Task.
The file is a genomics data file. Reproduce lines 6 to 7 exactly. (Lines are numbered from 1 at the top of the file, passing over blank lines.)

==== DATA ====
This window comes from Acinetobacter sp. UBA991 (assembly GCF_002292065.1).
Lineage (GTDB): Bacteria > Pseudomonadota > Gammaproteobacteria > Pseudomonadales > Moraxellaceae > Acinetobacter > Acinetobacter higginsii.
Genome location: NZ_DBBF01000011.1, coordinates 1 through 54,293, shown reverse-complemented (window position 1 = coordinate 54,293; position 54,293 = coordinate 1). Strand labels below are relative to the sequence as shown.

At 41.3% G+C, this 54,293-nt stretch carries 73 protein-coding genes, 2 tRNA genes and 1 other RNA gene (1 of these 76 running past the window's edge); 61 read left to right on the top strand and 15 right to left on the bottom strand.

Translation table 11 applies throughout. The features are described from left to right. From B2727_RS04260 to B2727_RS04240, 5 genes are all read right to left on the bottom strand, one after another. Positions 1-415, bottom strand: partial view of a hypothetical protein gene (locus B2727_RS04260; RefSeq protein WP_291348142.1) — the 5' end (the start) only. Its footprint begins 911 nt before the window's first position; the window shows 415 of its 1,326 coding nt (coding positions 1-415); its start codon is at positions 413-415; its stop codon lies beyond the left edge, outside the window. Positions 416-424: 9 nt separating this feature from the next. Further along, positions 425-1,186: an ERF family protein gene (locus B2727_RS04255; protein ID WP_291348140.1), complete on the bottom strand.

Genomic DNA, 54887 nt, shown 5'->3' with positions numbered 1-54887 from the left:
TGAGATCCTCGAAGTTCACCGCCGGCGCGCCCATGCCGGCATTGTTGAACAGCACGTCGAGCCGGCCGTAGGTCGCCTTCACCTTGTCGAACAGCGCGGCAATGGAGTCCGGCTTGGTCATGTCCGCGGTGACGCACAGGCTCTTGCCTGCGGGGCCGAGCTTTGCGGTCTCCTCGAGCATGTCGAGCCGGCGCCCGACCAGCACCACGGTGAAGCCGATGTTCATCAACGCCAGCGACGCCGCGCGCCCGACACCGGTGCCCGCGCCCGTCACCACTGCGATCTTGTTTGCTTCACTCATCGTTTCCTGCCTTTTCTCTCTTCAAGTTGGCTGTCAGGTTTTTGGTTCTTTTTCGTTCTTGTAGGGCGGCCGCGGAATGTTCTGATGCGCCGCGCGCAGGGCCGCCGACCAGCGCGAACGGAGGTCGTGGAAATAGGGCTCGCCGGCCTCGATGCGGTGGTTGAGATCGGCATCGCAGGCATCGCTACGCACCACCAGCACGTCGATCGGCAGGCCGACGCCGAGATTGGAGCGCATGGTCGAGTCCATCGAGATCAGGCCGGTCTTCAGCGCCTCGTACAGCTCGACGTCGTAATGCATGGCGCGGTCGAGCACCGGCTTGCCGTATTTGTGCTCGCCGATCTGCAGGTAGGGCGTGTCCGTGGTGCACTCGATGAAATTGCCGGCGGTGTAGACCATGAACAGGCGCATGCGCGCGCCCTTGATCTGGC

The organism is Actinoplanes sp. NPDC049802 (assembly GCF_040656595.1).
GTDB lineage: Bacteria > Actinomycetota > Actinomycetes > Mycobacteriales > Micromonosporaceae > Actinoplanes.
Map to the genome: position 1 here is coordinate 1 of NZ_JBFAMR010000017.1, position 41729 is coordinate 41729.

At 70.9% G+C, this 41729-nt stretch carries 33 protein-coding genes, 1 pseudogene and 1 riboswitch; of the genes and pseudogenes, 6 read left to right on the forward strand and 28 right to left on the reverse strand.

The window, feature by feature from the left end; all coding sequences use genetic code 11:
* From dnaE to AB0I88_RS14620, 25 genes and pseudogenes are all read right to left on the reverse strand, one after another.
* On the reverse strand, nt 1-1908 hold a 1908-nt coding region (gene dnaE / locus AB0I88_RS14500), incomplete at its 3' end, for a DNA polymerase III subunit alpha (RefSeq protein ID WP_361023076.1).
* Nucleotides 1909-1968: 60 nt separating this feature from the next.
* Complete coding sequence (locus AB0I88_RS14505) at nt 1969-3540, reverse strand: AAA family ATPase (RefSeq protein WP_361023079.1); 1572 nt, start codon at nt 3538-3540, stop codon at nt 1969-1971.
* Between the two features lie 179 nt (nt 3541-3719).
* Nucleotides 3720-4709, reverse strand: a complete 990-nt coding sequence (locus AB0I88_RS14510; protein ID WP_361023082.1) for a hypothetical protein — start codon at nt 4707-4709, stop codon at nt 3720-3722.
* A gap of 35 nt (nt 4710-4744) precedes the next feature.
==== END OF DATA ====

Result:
Genomic DNA, 54887 nt, shown 5'->3' with positions numbered 1-54887 from the left:
TGAGATCCTCGAAGTTCACCGCCGGCGCGCCCATGCCGGCATTGTTGAACAGCACGTCGAGCCGGCCGTAGGTCGCCTTCACCTTGTCGAACAGCGCGGCAATGGAGTCCGGCTTGGTCATGTCCGCGGTGACGCACAGGCTCTTGCCTGCGGGGCCGAGCTTTGCGGTCTCCTCGAGCATGTCGAGCCGGCGCCCGACCAGCACCACGGTGAAGCCGATGTTCATCAACGCCAGCGACGCCGCGCGCCCGACACCGGTGCCCGCGCCCGTCACCACTGCGATCTTGTTTGCTTCACTCATCGTTTCCTGCCTTTTCTCTCTTCAAGTTGGCTGTCAGGTTTTTGGTTCTTTTTCGTTCTTGTAGGGCGGCCGCGGAATGTTCTGATGCGCCGCGCGCAGGGCCGCCGACCAGCGCGAACGGAGGTCGTGGAAATAGGGCTCGCCGGCCTCGATGCGGTGGTTGAGATCGGCATCGCAGGCATCGCTACGCACCACCAGCACGTCGATCGGCAGGCCGACGCCGAGATTGGAGCGCATGGTCGAGTCCATCGAGATCAGGCCGGTCTTCAGCGCCTCGTACAGCTCGACGTCGTAATGCATGGCGCGGTCGAGCACCGGCTTGCCGTATTTGTGCTCGCCGATCTGCAGGTAGGGCGTGTCCGTGGTGCACTCGATGAAATTGCCGGCGGTGTAGACCATGAACAGGCGCATGCGCGCGCCCTTGATCTGGC